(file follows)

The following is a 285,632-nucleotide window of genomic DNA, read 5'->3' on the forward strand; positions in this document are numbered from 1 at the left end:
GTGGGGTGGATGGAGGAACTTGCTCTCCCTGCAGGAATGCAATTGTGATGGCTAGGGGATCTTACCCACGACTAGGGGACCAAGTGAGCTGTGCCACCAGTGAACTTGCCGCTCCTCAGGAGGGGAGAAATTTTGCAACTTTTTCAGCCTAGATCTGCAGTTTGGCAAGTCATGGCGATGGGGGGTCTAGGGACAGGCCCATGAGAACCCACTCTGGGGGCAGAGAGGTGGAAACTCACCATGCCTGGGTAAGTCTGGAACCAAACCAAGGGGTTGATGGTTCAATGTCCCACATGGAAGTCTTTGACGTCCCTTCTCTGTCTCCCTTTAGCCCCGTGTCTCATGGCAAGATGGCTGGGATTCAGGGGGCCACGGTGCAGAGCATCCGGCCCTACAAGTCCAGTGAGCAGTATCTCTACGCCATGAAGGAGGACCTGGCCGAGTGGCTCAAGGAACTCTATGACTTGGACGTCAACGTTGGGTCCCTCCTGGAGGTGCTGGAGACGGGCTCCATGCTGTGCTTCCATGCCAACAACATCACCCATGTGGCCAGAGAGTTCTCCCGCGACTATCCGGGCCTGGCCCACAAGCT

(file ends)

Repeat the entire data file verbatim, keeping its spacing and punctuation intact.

The following is a 285,632-nucleotide window of genomic DNA, read 5'->3' on the forward strand; positions in this document are numbered from 1 at the left end:
GTGGGGTGGATGGAGGAACTTGCTCTCCCTGCAGGAATGCAATTGTGATGGCTAGGGGATCTTACCCACGACTAGGGGACCAAGTGAGCTGTGCCACCAGTGAACTTGCCGCTCCTCAGGAGGGGAGAAATTTTGCAACTTTTTCAGCCTAGATCTGCAGTTTGGCAAGTCATGGCGATGGGGGGTCTAGGGACAGGCCCATGAGAACCCACTCTGGGGGCAGAGAGGTGGAAACTCACCATGCCTGGGTAAGTCTGGAACCAAACCAAGGGGTTGATGGTTCAATGTCCCACATGGAAGTCTTTGACGTCCCTTCTCTGTCTCCCTTTAGCCCCGTGTCTCATGGCAAGATGGCTGGGATTCAGGGGGCCACGGTGCAGAGCATCCGGCCCTACAAGTCCAGTGAGCAGTATCTCTACGCCATGAAGGAGGACCTGGCCGAGTGGCTCAAGGAACTCTATGACTTGGACGTCAACGTTGGGTCCCTCCTGGAGGTGCTGGAGACGGGCTCCATGCTGTGCTTCCATGCCAACAACATCACCCATGTGGCCAGAGAGTTCTCCCGCGACTATCCGGGCCTGGCCCACAAGCT